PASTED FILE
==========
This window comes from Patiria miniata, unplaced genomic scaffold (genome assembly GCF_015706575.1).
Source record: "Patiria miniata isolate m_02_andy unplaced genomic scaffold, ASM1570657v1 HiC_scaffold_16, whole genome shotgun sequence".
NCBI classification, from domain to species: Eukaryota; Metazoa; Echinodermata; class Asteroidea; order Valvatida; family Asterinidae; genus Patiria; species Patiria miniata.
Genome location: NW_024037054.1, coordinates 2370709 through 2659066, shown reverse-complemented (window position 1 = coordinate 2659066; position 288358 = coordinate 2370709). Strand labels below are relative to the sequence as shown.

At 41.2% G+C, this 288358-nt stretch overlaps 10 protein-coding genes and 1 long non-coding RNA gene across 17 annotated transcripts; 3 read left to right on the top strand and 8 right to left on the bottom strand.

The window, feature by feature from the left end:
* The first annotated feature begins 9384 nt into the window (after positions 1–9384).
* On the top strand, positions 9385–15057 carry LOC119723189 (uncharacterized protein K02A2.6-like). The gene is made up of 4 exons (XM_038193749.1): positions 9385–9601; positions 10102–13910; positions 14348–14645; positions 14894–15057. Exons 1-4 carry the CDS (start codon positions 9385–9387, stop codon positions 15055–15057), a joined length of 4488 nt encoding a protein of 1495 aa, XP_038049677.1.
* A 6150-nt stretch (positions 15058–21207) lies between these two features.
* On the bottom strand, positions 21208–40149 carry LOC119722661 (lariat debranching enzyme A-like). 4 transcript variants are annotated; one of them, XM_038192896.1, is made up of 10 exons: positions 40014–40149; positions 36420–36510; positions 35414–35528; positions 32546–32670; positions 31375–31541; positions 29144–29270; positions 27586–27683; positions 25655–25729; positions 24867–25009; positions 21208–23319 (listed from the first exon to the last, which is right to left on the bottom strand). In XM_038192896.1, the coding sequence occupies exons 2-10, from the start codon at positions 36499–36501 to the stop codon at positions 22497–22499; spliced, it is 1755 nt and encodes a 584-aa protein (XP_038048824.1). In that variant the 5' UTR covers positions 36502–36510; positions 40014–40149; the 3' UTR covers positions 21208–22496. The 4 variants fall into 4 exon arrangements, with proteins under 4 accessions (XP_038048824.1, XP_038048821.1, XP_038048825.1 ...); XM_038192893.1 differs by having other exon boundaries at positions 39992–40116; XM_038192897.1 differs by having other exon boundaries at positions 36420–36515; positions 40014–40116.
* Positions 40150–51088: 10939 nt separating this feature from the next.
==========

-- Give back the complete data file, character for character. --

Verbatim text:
This window comes from Patiria miniata, unplaced genomic scaffold (genome assembly GCF_015706575.1).
Source record: "Patiria miniata isolate m_02_andy unplaced genomic scaffold, ASM1570657v1 HiC_scaffold_16, whole genome shotgun sequence".
NCBI classification, from domain to species: Eukaryota; Metazoa; Echinodermata; class Asteroidea; order Valvatida; family Asterinidae; genus Patiria; species Patiria miniata.
Genome location: NW_024037054.1, coordinates 2370709 through 2659066, shown reverse-complemented (window position 1 = coordinate 2659066; position 288358 = coordinate 2370709). Strand labels below are relative to the sequence as shown.

At 41.2% G+C, this 288358-nt stretch overlaps 10 protein-coding genes and 1 long non-coding RNA gene across 17 annotated transcripts; 3 read left to right on the top strand and 8 right to left on the bottom strand.

The window, feature by feature from the left end:
* The first annotated feature begins 9384 nt into the window (after positions 1–9384).
* On the top strand, positions 9385–15057 carry LOC119723189 (uncharacterized protein K02A2.6-like). The gene is made up of 4 exons (XM_038193749.1): positions 9385–9601; positions 10102–13910; positions 14348–14645; positions 14894–15057. Exons 1-4 carry the CDS (start codon positions 9385–9387, stop codon positions 15055–15057), a joined length of 4488 nt encoding a protein of 1495 aa, XP_038049677.1.
* A 6150-nt stretch (positions 15058–21207) lies between these two features.
* On the bottom strand, positions 21208–40149 carry LOC119722661 (lariat debranching enzyme A-like). 4 transcript variants are annotated; one of them, XM_038192896.1, is made up of 10 exons: positions 40014–40149; positions 36420–36510; positions 35414–35528; positions 32546–32670; positions 31375–31541; positions 29144–29270; positions 27586–27683; positions 25655–25729; positions 24867–25009; positions 21208–23319 (listed from the first exon to the last, which is right to left on the bottom strand). In XM_038192896.1, the coding sequence occupies exons 2-10, from the start codon at positions 36499–36501 to the stop codon at positions 22497–22499; spliced, it is 1755 nt and encodes a 584-aa protein (XP_038048824.1). In that variant the 5' UTR covers positions 36502–36510; positions 40014–40149; the 3' UTR covers positions 21208–22496. The 4 variants fall into 4 exon arrangements, with proteins under 4 accessions (XP_038048824.1, XP_038048821.1, XP_038048825.1 ...); XM_038192893.1 differs by having other exon boundaries at positions 39992–40116; XM_038192897.1 differs by having other exon boundaries at positions 36420–36515; positions 40014–40116.
* Positions 40150–51088: 10939 nt separating this feature from the next.